Misalignment occurs when these three elements are not in sync, in particular when the knowledge and skills being taught are not the same as those being assessed. “I’d never do that!” you might be thinking. And of course, no one ever means to. But it can happen more easily than most of us realize. All too often, we teach the whats (terms, definitions, formulae) and the whys (concepts, principles) of a subject but assess the hows (procedures, methods) and the whens (conditions of application).

Think of how we learn to drive. We study the whats and whys of the rules of the road in order to pass a written test. Then we have to pass a test of actual driving. Would studying for the written test prepare us adequately for the driving test? Of course not. Actual driving requires other knowledge, skills, and practice, for which road rules are necessary but not sufficient. If we prepared for the driving test solely by learning road rules, it would constitute misalignment: the instruction and assessment don’t line up.

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Using analogies in your teaching.
Teaching Strategies and Techniques

Mining the Analogy

"Genius without education is like silver in the mine.” Benjamin Franklin may not have realized at the time that he was actually using a tool for the education he espoused, namely, the analogy. More than a simple witticism, the statement can be explored for rich conceptual parallels. Although a familiar teaching tool periodically invoked as a creative clarification, we faculty may not fully appreciate how an analogy might be mined for its full value. In higher education in particular, creation of an effective analogy is a worthy endeavor because it serves not only to instruct, but also potentially to hone the deeper, more complex higher order thinking skills we aspire to teach students.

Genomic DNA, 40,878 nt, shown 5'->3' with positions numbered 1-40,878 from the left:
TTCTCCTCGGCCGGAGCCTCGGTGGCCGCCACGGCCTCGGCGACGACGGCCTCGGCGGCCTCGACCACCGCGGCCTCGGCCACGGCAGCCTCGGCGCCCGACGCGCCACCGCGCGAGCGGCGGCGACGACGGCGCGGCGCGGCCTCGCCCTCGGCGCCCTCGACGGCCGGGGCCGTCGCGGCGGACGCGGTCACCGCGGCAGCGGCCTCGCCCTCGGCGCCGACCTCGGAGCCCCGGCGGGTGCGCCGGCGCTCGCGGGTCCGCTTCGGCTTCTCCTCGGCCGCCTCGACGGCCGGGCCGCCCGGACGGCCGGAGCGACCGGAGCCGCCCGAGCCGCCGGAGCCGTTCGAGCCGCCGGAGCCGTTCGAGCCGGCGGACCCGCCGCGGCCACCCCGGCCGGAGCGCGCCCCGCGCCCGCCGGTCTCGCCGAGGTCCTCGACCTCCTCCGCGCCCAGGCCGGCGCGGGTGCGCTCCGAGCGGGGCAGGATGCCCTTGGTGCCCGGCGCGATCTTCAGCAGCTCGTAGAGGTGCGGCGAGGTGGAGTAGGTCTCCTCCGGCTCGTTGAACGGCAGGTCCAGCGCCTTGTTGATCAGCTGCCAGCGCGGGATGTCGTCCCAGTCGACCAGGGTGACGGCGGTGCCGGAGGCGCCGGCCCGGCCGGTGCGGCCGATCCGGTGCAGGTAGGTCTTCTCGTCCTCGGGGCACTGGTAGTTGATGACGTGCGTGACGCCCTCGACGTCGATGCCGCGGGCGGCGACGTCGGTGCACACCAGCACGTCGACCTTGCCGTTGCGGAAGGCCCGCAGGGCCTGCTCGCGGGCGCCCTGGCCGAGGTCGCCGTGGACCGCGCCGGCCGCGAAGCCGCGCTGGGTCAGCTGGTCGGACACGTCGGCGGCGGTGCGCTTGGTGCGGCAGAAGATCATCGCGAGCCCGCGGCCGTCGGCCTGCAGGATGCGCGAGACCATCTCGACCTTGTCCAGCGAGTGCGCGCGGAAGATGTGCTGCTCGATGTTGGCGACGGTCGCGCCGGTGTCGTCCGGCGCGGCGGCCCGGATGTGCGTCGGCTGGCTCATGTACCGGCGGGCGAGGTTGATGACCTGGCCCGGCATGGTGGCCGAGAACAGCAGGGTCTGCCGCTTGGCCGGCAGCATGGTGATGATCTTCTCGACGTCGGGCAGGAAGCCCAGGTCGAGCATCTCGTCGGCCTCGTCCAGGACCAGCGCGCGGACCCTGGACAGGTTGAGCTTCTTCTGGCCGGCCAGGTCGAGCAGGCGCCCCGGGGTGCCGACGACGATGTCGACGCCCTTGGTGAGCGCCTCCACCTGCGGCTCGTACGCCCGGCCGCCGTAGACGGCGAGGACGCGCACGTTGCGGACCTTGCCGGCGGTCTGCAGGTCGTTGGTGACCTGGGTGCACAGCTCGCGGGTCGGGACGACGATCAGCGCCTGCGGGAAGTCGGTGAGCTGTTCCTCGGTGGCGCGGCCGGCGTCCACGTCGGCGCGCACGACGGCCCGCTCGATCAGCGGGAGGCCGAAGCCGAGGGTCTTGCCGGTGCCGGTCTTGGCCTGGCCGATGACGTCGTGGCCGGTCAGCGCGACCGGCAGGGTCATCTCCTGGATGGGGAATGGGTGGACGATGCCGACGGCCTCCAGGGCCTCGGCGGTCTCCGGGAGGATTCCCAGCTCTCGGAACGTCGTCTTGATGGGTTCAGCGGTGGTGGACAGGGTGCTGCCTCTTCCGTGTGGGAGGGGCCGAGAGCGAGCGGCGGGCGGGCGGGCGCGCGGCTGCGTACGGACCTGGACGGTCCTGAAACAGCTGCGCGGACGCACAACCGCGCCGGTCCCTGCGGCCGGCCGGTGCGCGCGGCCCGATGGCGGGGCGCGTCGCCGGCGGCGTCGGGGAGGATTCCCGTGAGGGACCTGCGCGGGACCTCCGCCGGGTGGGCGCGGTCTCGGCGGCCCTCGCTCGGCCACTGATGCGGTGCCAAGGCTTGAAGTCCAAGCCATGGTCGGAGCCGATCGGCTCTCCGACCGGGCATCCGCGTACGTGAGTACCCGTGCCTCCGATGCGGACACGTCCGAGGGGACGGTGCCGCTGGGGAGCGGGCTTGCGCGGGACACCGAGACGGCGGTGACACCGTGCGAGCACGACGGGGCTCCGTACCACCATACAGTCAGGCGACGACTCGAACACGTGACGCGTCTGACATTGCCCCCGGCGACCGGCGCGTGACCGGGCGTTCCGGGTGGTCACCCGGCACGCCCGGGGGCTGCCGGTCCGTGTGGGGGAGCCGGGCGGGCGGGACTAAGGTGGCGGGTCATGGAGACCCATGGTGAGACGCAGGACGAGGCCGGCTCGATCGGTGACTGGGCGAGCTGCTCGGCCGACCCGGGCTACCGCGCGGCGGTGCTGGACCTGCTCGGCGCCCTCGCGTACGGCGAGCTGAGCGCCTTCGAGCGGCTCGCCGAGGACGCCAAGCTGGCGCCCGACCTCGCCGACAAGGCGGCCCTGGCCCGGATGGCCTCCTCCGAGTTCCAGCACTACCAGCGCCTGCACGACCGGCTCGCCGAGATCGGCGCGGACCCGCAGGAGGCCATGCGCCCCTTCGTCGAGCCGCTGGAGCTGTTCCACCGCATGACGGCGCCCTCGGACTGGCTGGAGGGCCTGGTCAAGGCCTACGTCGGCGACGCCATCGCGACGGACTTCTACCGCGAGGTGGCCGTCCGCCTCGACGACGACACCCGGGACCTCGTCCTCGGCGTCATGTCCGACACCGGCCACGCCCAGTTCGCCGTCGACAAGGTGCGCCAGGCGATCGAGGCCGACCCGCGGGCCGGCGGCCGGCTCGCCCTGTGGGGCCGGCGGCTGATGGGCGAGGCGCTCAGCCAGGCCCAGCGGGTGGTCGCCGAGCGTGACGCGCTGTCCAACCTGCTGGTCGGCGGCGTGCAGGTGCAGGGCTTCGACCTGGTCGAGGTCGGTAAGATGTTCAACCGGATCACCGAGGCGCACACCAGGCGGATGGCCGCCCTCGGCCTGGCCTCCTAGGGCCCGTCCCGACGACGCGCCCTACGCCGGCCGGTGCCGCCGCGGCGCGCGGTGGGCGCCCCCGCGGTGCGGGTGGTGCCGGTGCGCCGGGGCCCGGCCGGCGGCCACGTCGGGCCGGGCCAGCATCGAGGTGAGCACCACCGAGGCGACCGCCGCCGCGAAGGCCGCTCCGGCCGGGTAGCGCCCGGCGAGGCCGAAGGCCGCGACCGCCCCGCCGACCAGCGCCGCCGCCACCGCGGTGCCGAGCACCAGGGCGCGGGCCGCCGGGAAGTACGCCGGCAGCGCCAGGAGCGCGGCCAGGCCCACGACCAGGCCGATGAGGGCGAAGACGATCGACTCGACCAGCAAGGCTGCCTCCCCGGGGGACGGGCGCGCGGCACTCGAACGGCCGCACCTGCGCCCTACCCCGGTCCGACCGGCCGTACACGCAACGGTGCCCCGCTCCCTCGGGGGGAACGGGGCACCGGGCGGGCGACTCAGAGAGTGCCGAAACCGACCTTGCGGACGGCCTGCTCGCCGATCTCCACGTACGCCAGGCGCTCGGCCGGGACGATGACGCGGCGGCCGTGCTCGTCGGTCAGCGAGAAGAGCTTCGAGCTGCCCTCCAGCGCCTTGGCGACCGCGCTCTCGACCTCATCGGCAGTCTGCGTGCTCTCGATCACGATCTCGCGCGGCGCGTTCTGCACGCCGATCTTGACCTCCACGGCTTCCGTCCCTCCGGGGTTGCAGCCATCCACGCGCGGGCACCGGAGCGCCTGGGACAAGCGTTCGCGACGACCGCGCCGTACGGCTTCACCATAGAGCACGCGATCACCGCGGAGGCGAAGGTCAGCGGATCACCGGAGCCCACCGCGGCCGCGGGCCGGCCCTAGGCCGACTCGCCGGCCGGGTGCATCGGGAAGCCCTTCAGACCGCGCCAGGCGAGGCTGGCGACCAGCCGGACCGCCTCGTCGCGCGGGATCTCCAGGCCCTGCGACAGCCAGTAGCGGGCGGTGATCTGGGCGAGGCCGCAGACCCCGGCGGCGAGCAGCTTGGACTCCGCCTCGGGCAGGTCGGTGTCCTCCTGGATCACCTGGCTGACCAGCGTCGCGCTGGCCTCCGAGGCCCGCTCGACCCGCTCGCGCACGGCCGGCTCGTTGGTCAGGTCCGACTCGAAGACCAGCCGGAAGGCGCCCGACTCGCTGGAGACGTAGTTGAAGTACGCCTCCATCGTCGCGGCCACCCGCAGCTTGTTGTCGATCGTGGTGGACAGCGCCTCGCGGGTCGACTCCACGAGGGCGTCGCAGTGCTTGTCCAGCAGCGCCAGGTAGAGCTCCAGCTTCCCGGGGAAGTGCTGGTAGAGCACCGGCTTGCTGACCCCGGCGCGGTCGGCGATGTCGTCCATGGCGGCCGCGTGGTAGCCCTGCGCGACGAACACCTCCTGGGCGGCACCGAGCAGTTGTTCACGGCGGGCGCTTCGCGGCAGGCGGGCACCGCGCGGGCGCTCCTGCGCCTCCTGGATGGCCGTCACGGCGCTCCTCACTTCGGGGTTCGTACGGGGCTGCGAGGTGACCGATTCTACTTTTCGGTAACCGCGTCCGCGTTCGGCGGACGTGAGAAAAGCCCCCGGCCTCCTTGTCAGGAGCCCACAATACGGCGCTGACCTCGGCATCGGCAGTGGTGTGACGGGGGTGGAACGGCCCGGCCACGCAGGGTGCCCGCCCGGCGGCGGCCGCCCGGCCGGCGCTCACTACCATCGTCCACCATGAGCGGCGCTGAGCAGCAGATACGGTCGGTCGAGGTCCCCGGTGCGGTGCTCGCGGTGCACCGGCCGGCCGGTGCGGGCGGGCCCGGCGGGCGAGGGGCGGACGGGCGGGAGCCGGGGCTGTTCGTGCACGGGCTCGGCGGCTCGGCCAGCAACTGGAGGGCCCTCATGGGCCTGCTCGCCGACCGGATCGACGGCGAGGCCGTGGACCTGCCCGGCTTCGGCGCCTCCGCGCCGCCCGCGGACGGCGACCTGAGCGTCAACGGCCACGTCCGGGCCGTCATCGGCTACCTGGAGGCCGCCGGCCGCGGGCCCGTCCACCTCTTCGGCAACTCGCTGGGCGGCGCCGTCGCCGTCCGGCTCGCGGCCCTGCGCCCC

The cognitive and educational benefits of using analogy (relational or analogical reasoning) in education, especially primary and secondary, have been well explored. Although research-based recommendations have not been made for every college-level subject, principles with practical implications have been identified. Of particular interest to faculty should be the 2015 assertion Richland and Simms offer in WIREs Cognitive Science that “relational reasoning can be productively considered the cognitive underpinning of higher order thinking,” where this type of reasoning is “the process of representing information and objects in the world as systems of relationships (which) can be compared, contrasted, and combined in novel ways depending on contextual goals.” They note the beauty of the dual benefit. Analogy is both “a tool for promoting content acquisition and a basic cognitive mechanism for using information flexibly and across contexts.” For an analogy to serve as both a tool for basic understanding and development of complex reasoning, it must be carefully and intentionally designed and delivered.

An effective analogy may be pursued in many contexts. It may provide motivation in an intro course or illuminate complex concepts of an upper-level subject. It’s an invaluable means of encouraging visualization of what cannot be seen or experienced. Once it creates a spark of recognition, it may cascade into a deeper and broader appreciation of the subject, often creating the desire to delve further. However, as the foundation beneath a house determines its livability, the careful construction of the analogy with a clear view of the instructional goals determines its fruitfulness.

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sleeping in class
Classroom Climate

Disruptive Students: Personality Styles and Recommended Responses

In a perfect world, college students would always be eager, well disciplined, and respectful.

In the real world, some students come to class late, miss deadlines, or fall asleep during lectures. Others monopolize class time, make insulting or abusive comments, and even physically threaten or intimidate other students and professors.

In extreme incidents, there is even the occasional student who poses a dangerous risk to the entire community.